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Radical, blind, fanatic, distorted May 30, 2011

Posted by Ezra Resnick in Ethics, Language, Religion.
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In an editorial about the San Francisco initiative to make male neonatal circumcision a misdemeanor crime, The Jerusalem Post uses (or rather, abuses) language in order to disguise bad moral argument. They begin by proclaiming that we are facing “a case study of what happens when a radical interpretation of human rights combined with hatred of tradition can blind better moral judgment.” Here, on the other hand, is their own “better moral judgment”:

By marking his most impulsive organ, man makes the unequivocal statement that he is not an animal governed by the laws of nature. Rather, man is a creation whose horizon of aspirations lies far beyond the satisfaction of his natural impulses. The right of San Francisco’s Jews to pass on this religious message to their children, in a practice that experts say does not cause undue pain, has not been proved to dull sexual enjoyment and which might have medical benefits, should be carefully safeguarded against anti-religious fanatics with a distorted conception of human rights.

Notice the contrast between the extreme, decisive words they use to characterize the other side — radical, hatred, fanatics, distorted — and the lame weasel words they use to make their own case: Does not cause undue pain? Has not been proved to dull sexual enjoyment? Might have medical benefits? That hardly sounds encouraging when considering cutting off parts of one’s body — but that is not even the point, since we’re not talking about an adult circumcising himself: we’re talking about forcing an invasive procedure on another person, without his informed consent. So pretending that the issue is about man marking himself in order to make a (silly) statement about his aspirations, or about passing religious “messages” to one’s children, is disingenuous and contemptible. Appeals to tradition are irrelevant here; and opposing the imposition of medically unnecessary surgery on infants is not radical or fanatic. The Post’s moral judgement has been blinded by religious dogmatism, and they’re using duplicitous language as a smokescreen.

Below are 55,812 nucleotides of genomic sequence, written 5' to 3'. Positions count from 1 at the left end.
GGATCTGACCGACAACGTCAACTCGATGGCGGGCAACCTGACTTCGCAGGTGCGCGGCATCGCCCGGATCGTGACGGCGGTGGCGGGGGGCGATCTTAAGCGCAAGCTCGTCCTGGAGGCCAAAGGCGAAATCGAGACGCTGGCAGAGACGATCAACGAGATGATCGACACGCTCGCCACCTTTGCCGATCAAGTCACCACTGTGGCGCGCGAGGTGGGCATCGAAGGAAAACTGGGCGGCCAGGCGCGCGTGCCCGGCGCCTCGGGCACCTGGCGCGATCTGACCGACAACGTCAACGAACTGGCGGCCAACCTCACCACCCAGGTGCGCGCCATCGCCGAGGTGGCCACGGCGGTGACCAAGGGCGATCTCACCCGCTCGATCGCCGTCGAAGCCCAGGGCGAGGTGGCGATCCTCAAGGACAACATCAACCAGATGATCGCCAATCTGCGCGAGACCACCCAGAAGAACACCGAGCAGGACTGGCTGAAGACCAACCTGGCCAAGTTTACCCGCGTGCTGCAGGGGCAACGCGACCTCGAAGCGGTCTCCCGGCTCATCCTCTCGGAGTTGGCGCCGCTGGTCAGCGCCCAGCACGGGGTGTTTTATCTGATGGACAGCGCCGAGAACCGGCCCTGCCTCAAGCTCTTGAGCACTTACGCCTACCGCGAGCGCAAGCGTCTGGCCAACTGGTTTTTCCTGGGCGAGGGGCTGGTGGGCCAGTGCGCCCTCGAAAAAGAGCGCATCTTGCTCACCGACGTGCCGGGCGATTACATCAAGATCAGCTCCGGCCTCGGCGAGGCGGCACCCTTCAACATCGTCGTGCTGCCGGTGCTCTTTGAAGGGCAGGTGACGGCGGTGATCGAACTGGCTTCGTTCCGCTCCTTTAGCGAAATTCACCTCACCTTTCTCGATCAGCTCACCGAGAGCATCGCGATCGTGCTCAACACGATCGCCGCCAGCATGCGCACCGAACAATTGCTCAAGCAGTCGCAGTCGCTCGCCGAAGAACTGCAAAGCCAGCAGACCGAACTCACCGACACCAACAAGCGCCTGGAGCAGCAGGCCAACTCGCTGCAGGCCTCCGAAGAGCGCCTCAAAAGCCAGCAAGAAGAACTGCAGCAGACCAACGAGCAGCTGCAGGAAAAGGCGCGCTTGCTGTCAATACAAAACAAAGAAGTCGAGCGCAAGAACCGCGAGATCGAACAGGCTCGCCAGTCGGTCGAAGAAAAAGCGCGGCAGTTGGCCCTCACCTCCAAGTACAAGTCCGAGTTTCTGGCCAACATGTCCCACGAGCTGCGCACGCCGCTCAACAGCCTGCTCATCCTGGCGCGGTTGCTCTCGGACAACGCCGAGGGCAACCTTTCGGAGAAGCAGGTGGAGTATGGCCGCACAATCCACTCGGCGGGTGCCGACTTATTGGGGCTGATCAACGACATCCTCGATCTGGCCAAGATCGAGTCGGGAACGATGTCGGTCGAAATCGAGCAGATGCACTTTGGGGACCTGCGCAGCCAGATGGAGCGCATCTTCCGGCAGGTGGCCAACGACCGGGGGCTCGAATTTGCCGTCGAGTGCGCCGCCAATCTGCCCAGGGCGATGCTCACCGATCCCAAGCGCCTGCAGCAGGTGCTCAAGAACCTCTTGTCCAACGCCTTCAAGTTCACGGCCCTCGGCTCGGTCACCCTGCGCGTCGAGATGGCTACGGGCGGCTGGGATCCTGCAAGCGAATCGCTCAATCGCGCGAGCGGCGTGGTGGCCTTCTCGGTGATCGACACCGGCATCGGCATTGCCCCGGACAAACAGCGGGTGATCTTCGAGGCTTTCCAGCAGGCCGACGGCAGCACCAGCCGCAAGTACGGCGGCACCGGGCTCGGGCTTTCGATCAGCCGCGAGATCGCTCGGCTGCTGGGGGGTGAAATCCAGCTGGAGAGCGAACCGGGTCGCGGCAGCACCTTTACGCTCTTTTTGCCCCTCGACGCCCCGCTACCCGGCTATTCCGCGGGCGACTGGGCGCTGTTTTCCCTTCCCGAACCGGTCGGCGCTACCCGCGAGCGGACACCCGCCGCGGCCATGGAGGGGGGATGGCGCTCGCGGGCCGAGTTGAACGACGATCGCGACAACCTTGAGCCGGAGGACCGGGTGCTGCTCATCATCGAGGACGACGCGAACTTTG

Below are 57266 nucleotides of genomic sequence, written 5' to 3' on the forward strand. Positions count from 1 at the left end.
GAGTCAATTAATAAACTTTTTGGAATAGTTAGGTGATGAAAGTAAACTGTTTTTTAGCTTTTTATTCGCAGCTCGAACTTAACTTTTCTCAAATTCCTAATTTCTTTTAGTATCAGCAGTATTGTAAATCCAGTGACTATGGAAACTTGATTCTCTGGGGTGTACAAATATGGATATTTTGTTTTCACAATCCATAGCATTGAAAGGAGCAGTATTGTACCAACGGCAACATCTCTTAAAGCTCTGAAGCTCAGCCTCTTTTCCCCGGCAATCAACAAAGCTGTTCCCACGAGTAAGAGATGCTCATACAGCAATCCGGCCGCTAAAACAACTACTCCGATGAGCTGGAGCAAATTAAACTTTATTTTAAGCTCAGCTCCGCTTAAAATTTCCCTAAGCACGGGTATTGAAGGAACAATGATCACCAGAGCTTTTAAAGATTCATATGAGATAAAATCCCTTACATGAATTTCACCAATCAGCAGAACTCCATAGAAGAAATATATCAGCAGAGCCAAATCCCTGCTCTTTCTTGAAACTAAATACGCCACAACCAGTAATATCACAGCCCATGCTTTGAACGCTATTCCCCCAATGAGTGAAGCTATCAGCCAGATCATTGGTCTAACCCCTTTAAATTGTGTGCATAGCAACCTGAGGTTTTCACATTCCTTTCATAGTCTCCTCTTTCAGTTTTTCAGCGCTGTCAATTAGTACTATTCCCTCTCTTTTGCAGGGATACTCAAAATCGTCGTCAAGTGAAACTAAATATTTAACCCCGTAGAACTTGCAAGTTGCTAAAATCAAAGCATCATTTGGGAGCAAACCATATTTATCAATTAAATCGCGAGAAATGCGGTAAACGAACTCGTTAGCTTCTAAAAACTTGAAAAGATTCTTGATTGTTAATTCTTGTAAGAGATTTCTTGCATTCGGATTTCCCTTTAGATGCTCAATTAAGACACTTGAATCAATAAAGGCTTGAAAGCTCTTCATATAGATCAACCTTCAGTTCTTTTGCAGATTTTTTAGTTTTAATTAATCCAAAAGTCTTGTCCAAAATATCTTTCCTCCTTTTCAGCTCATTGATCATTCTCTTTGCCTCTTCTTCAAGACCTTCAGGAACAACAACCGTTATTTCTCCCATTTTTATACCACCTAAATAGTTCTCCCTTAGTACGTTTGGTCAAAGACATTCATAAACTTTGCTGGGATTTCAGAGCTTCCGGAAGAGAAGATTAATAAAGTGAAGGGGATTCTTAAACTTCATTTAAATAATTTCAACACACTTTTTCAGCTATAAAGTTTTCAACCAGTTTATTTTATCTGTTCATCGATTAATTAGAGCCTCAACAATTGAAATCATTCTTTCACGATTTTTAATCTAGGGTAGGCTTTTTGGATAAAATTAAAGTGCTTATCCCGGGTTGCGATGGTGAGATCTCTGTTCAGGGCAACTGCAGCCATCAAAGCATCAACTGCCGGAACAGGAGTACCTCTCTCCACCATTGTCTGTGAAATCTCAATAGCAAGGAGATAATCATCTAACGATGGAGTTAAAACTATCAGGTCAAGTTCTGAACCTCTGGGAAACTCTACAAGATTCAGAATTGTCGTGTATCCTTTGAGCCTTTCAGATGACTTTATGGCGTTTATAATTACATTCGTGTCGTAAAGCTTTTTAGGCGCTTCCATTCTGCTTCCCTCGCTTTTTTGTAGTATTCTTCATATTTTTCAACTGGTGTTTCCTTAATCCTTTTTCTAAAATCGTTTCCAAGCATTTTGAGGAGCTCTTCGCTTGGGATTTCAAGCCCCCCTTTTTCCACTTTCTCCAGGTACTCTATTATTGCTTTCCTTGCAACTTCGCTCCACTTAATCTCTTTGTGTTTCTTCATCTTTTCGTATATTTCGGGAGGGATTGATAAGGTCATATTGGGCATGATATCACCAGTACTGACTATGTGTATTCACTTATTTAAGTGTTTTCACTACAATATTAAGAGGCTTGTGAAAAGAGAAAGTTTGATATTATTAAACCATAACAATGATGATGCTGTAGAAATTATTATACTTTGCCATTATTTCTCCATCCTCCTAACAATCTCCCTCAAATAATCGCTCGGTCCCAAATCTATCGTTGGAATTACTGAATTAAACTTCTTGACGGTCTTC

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Comments»

1. Reshef - May 31, 2011

I actually think the Post is right. If one is worried about the health, safety and sexual enjoyment of the next generations, there are much lower hanging fruits than attacking circumcision.

Society in general and parents in particular force things on children, as children are not autonomous. Some of these things are necessary for the child or for its proper future function in the society. Some of these things are dangerous or might damage the child later in his life. Some things belong to both categories.

In the western culture we generaly assume that parents act for the best interest of their children, and refrain from intervene except in extreme cases (where the act is clearly hurting the child, and probably doesn’t help him). The Post says that circumcision is clearly not dangerous, and possibly advantagous, and therefore there is no reason to do something extreme as forbidding it.

By the way, once you outlaw this, Jews (and others) will simply go to unregistered, unmonitored circumciser, which will really make it unsafe.

Ezra Resnick - May 31, 2011

I agree that male circumcision is not the most pressing moral issue we have to face (female genital mutilation is much worse, for instance), but that is not the point here. The question is whether or not neonatal circumcision is ethically justified, and I have yet to hear a convincing argument that it is. Parents do not own their children (like slaves), and they are not free to do whatever they want with them. We do not allow parents to beat their children, for instance, even if the parents think it is good for them. Children should not have painful, invasive procedures forced on their bodies, unless there is good reason to believe it is necessary for their welfare. I’ve written more about this here and here.